Baptism, a rite of repentance, cleansing, and new life, predates Christianity. Some Jewish groups practiced baptism. John the Baptist was Jesus’ forerunner who proclaimed that the reign of God was near and beckoned people to repentance and baptism. So far in Matthew, Jesus has been identified as king (Matthew 2:2), Messiah (Matthew 2:4), and “my son” (that is, the Lord’s Son – Matthew 2:15). IN Matthew 3:13-17, we will hear again “my Son, the Beloved.” This passage also continues Matthew’s message that Jesus comes as fulfiller and fulfillment of God’s purposes (Matthew 3:15).
Jesus goes to John to be baptized. This presents a problem for John and for us. Both John and we recognize that Jesus is greater than John. We may be troubled that John’s proclamation is one of repentance. We do not see Jesus having to repent or having to come to John for baptism. John objects. Jesus’ response is that He must be baptized by John “in this way to fulfill all righteousness” (Matthew 3:15). Jesus may not “need” baptism. He does what is right in God’s eyes. Because he has come to be with us in all that we are, Jesus is baptized in accord with God’s will.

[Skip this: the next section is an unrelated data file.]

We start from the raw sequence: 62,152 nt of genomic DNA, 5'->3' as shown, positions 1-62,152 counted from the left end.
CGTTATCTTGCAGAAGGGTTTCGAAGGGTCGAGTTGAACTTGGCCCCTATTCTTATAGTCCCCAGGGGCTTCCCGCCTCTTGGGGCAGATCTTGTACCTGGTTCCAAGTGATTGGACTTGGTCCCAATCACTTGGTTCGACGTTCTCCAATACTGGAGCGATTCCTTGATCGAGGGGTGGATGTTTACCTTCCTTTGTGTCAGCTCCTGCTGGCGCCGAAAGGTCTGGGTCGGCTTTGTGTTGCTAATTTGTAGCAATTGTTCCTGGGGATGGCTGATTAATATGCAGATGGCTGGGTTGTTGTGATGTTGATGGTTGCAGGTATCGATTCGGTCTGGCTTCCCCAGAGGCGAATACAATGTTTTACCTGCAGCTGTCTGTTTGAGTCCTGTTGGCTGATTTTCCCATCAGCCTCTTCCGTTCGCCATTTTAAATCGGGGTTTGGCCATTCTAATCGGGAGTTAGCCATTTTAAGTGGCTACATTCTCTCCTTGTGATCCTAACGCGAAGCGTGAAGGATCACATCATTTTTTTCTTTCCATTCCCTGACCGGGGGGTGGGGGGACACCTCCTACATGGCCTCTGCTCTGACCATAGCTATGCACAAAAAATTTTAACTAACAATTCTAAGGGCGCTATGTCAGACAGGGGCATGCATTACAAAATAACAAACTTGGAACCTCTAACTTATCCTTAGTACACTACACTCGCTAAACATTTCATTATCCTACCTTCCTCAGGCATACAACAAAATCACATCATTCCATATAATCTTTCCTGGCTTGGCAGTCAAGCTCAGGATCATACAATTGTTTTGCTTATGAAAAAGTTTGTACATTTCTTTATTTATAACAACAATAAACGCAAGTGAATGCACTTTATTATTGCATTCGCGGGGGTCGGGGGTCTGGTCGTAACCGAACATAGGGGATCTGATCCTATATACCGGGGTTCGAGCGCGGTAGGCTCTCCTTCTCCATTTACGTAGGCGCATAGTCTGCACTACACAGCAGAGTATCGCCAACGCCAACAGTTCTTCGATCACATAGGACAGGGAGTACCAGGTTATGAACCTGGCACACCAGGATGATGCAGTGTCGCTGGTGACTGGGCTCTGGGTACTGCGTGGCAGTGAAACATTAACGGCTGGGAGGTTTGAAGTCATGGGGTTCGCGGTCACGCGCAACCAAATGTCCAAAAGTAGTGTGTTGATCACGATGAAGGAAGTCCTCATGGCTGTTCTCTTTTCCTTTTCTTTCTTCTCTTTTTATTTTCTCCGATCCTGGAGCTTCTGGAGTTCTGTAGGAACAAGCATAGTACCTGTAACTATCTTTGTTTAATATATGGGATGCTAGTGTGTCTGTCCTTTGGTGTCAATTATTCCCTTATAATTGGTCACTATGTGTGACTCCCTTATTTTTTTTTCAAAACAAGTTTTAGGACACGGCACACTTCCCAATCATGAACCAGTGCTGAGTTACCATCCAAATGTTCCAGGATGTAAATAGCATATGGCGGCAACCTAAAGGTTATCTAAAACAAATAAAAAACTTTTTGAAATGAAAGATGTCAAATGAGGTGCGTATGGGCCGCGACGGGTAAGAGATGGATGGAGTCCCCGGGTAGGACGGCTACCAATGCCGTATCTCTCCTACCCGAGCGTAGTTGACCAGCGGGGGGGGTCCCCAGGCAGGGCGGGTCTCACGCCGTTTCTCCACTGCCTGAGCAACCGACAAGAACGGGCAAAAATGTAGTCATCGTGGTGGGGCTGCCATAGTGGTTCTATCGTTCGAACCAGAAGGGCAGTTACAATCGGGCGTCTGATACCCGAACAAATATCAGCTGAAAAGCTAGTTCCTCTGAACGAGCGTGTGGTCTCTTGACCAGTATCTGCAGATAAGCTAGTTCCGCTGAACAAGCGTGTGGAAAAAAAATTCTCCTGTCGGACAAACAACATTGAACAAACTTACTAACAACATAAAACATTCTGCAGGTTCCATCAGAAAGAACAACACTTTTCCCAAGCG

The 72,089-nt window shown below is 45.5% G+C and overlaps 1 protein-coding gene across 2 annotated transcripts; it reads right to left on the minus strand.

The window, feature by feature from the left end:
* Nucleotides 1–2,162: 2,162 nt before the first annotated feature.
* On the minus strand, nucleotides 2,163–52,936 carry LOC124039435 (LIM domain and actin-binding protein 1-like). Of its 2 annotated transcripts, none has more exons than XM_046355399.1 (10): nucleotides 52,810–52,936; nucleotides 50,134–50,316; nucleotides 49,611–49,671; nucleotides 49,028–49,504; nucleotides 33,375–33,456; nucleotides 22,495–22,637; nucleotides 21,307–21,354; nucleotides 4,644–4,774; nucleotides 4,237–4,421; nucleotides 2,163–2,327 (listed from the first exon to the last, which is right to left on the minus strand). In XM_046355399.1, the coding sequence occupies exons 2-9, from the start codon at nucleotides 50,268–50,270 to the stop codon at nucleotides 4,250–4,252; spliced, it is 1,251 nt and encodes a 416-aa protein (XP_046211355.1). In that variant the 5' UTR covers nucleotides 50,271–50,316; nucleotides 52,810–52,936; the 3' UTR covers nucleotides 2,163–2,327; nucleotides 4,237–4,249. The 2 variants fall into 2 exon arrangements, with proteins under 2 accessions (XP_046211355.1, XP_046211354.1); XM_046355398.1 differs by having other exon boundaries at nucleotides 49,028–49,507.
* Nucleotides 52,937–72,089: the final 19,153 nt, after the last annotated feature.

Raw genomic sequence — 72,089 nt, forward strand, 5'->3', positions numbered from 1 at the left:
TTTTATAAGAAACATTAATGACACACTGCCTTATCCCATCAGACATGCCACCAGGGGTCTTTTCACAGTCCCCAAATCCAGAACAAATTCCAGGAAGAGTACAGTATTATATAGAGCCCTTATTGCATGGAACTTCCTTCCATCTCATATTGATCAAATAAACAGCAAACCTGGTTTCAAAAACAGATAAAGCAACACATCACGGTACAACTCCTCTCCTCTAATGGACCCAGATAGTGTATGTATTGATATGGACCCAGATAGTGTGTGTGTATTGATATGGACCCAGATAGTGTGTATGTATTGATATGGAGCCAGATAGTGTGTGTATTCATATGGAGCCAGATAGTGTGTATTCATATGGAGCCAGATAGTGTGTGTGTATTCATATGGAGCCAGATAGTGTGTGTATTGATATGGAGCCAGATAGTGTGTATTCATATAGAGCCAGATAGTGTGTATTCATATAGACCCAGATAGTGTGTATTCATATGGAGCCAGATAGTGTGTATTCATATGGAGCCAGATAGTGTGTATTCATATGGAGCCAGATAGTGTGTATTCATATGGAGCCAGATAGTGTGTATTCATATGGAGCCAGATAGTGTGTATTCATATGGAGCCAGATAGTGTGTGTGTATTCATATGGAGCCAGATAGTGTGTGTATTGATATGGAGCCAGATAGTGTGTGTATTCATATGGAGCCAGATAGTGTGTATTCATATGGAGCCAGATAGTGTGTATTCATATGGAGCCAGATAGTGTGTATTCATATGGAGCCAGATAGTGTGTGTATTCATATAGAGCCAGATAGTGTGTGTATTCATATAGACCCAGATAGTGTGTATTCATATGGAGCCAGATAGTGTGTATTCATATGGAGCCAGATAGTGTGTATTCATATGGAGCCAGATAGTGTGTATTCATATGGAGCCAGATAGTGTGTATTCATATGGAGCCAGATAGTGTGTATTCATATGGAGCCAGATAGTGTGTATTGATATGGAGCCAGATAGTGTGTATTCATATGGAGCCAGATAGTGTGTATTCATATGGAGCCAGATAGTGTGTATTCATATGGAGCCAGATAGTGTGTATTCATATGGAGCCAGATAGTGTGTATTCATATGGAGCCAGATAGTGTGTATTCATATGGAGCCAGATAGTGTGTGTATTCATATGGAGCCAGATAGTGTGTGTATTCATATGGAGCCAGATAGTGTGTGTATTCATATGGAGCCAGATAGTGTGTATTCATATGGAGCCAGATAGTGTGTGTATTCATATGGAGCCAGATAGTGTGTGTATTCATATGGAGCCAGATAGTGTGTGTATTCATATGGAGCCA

The opening of the heavens shows relationship and communication between heaven and earth, the divine and the human, God and people. The Spirit of God, God’s voice and breath speaking from heaven, pronounces the appropriateness of this baptism. The Spirit affirms God’s pleasure and Jesus as God’s Son.
Jesus’ identity is affirmed repeatedly. John recognizes Jesus’ greatness. The voice from heaven afforms that this is God’s Son. Jesus’ identity is also affirmed in his participation in baptism. Jesus’ baptism does not signify the forgiveness of sins, which he will accomplish for us. Jesus’ baptism witnesses his faithfulness both to God and to us. Jesus does what is pleasing in God’s sight and shows us what it means to live according to God’s will.